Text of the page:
"Most immediately, we should increase our counter-terrorism cooperation and intelligence sharing. But ultimately, enduring security in South Asia depends on civilian-led democracy and an open regional trading order. These values create an alignment of interests among peoples across the region. Strengthening these supporters of a rules-based international order is the best way to weaken our opponents, especially violent extremists and their persistent sponsors in Pakistan," he added.
"Another strategic priority should be the Middle East, where threats to our security, our interests, and our values have never been greater. Indeed, Al Qaeda's recent establishment of an affiliate in India is perhaps the clearest reminder of the vital stake that our nations have in a stable Middle East," McCain said.
"This growing threat seems to be sparking an evolution of thinking in New Delhi," McCain felt, "which can and should be the basis of expanded cooperation -- diplomatic, economic, and military. Imagine the signal India would send if it joined the emerging international coalition to confront the Islamic State of Iraq and Syria."
"A final strategic priority is East Asia and the Pacific, where the key challenge to a liberal, rules-based international order comes more from strong States and growing geopolitical rivalries than weak States and non-State actors, as in the Middle East," he said.
"The idea that Asia's future will be determined by the rise of any one country is wrong," McCain said. "Across this vast region, more people live under democracy than any other form of government. And more States, democratic or otherwise, increasingly see the value of a rules-based international order and the need to play a greater role in sustaining it."
"For this reason, we see increasing strategic cooperation of every kind in the Asia-Pacific region between the US and its treaty allies, especially Japan and Australia, but also between these countries and emerging powers such as Indonesia, Singapore, Vietnam, and of course, India. Indeed, the growing partnership between India and Japan is perhaps most encouraging," the Senatpr felt.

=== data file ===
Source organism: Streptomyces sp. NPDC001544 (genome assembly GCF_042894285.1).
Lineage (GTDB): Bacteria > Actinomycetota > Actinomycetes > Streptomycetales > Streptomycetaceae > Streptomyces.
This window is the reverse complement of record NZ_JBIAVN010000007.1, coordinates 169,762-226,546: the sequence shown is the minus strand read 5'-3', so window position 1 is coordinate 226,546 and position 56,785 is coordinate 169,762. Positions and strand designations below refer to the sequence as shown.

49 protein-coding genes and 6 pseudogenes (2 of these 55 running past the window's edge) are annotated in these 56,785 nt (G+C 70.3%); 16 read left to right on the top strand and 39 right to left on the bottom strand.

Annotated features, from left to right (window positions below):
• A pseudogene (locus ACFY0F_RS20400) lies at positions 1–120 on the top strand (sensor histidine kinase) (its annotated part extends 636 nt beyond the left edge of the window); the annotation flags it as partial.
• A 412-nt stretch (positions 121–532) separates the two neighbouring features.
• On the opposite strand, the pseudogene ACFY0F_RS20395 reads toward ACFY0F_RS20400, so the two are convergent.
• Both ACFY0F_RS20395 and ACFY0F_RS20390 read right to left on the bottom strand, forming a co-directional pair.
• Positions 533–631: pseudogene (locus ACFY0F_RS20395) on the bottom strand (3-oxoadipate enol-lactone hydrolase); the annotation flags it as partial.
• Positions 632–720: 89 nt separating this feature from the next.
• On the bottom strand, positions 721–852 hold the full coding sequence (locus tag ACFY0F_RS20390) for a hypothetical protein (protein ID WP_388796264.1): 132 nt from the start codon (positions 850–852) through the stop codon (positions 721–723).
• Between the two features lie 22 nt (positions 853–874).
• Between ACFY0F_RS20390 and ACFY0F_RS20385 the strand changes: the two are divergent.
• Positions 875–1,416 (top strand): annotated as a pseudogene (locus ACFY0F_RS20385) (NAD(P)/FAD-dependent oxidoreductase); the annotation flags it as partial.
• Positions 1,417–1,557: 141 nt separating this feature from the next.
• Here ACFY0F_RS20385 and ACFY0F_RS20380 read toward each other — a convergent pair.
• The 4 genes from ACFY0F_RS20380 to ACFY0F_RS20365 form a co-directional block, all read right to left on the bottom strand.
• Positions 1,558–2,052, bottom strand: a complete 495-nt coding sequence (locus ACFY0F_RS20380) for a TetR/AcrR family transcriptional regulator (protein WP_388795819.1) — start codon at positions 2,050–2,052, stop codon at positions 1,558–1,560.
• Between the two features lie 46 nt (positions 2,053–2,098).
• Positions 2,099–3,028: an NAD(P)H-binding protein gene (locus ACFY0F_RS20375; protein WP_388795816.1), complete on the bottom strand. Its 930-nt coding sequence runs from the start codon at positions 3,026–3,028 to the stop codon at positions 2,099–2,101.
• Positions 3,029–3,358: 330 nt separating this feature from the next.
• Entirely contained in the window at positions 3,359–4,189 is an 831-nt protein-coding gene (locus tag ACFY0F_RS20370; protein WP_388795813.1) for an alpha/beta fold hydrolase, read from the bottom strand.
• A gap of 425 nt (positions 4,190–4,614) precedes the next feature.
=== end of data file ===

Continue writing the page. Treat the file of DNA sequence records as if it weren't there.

"Whether it is steps our countries can take to enhance our influence, or to project our influence together, the meeting this month between Modi and President Obama is, and must be, an opportunity for true strategic dialogue -- not a scripted exchange of talking points," McCain argued, "but an open discussion of the big questions."
"What kind of world do we want to live in? What are our true priorities amid a large bilateral agenda? And most importantly, why does this partnership still matter?"
"Now, as always, there will be sceptics on both sides," he acknowledged. "There will be Americans who tell their president that this whole strategic partnership is overhyped, that India will never really get its act together, and that it cannot be trusted to cooperate with us in a meaningful way. I'm sure there will also be Indians who tell their prime minister that drawing closer to the US is a net liability, that America is in decline, and that it is increasingly unable and unwilling to exert resolute global leadership."
Image: US Secretary of State John Kerry speaks on the US-India strategic partnership in New Delhi. Photograph: Ahmad Masood/Reuters.
McCain felt it was imperative that "We need to refute these sceptics, because it would be disastrous for both countries if we fail to reach our full potential as strategic partners."
"For India, it would mean squandering perhaps the greatest external factor that can facilitate and accelerate its comprehensive rise to power. And for the US, it would mean missing an irreplaceable opportunity to shape the emergence of a global power that could lead the liberal international order together with us long into the 21st century," he warned.
"In other words, the stakes are high, and each country has to do its part if we are to succeed," he added.
"Both Modi and Obama must know that our relationship will continue to face short-term frustrations, and setbacks, and disappointments," McCain pointed out. "But ultimately, this strategic partnership is about India and the US placing a long-term bet on one another -- a bet that each of us should be confident can offer a big return."